KeepAlive On MaxKeepAliveRequests 100 KeepAliveTimeout 15
you have a real performance penalty, since after completing the processing for each request, the process will wait for KeepAliveTimeoutseconds before closing the connection and will therefore not be serving other requests during this time. With this configuration you will need many more concurrent processes on a server with high traffic.
If you use the mod_status or Apache::VMonitor server status reporting tools, you will see a process in K state when it's in KeepAlivestate.
You will probably want to switch this feature off:
The other two directives don't matter if KeepAlive is Off.
However, you might consider enabling KeepAlive if the client's browser needs to request more than one object from your mod_perl server for a single HTML page. If this is the situation, by setting KeepAliveOn, for every object rendered in the HTML page on the client's browser you save the HTTP connection overhead for all requests but the first one.
For example, if the only thing your mod_perl server does is process ads, and each of your pages has 10 or more banner ads (which is not uncommon today), your server will work more efficiently if a single process serves them all during a single connection. However, your client will see a slightly slower response, since the banners will be brought one at a time and not concurrently, as is the case if each <img> tag opens a separate connection.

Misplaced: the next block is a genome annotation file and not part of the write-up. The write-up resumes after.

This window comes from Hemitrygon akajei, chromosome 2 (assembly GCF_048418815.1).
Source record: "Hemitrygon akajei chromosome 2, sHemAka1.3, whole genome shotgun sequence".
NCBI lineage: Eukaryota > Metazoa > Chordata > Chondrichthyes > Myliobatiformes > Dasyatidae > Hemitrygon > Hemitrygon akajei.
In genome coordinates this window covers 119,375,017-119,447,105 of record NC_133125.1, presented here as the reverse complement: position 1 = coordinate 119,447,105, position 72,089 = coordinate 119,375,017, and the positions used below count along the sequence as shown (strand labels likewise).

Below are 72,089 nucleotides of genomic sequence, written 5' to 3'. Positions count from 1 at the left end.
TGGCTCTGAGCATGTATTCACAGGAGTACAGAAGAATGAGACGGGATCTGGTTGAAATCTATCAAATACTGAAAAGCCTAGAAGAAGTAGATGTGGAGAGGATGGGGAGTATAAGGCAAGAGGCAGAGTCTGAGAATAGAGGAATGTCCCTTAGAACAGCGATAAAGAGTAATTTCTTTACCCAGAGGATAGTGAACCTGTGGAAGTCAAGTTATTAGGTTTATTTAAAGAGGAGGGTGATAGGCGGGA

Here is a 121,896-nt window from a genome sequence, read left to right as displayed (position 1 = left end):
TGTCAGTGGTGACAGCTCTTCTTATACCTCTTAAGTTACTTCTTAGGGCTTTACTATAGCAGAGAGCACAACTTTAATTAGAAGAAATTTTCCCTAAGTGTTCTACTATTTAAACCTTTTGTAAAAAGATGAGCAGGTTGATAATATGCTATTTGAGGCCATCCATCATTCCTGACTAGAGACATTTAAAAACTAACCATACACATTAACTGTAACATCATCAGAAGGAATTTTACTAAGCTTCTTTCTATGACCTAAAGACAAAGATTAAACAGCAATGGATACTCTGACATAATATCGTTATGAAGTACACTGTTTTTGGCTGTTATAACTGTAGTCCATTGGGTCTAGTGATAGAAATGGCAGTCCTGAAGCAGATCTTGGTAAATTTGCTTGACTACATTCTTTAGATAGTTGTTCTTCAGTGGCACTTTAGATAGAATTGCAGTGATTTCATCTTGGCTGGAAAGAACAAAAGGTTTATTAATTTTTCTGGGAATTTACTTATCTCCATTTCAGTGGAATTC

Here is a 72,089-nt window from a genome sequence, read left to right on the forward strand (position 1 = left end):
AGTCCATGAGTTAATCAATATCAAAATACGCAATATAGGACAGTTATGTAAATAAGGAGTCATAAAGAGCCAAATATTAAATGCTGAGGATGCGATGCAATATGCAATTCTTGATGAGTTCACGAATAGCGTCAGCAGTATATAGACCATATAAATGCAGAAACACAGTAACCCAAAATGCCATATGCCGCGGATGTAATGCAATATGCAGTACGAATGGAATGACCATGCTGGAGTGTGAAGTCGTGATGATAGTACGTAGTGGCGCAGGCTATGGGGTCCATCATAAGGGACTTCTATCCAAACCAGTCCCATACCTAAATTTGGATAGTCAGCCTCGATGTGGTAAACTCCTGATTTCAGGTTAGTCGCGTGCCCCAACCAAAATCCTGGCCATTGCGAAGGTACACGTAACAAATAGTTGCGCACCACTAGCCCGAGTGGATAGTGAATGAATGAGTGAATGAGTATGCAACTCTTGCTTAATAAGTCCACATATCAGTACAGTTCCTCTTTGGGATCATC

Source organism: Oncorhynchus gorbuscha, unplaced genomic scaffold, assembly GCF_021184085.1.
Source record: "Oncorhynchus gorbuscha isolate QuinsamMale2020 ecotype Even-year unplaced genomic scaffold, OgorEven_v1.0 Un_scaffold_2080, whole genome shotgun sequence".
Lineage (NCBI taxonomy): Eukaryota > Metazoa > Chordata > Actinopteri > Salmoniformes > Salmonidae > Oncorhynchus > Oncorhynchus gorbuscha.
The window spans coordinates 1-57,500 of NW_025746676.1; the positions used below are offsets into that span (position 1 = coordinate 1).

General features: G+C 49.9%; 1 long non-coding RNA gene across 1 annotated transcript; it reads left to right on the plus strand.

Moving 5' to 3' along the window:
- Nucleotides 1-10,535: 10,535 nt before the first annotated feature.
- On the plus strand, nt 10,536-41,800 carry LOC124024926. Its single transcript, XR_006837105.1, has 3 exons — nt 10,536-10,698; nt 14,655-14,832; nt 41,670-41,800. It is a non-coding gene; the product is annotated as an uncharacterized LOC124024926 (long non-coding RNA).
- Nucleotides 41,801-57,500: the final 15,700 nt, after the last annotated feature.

SSL connections benefit the most from KeepAlive if you don't configure the server to cache session IDs. See the mod_ssl documentation for how to do this.
You have probably followed our advice to send all the requests for static objects to a plain Apache (proxy/accelerator) server. Since most pages include more than one unique static image, you should keep the default KeepAlivesetting of the non-mod_perl server (i.e., keep it On). It will probably also be a good idea to reduce the KeepAliveTimeout to 1 or 2 seconds—a client is going to send a new request on the KeepAlive connection immediately, and the first bits of the request should reach the server within this limit, so wait only for the maximum latency of a modem connection plus a little bit more.
Another option is for the proxy/accelerator to keep the connection open to the client but make individual connections to the server, read the responses, buffer them for sending to the client, and close the server connection. Obviously, you would make new connections to the server as required by the client's requests.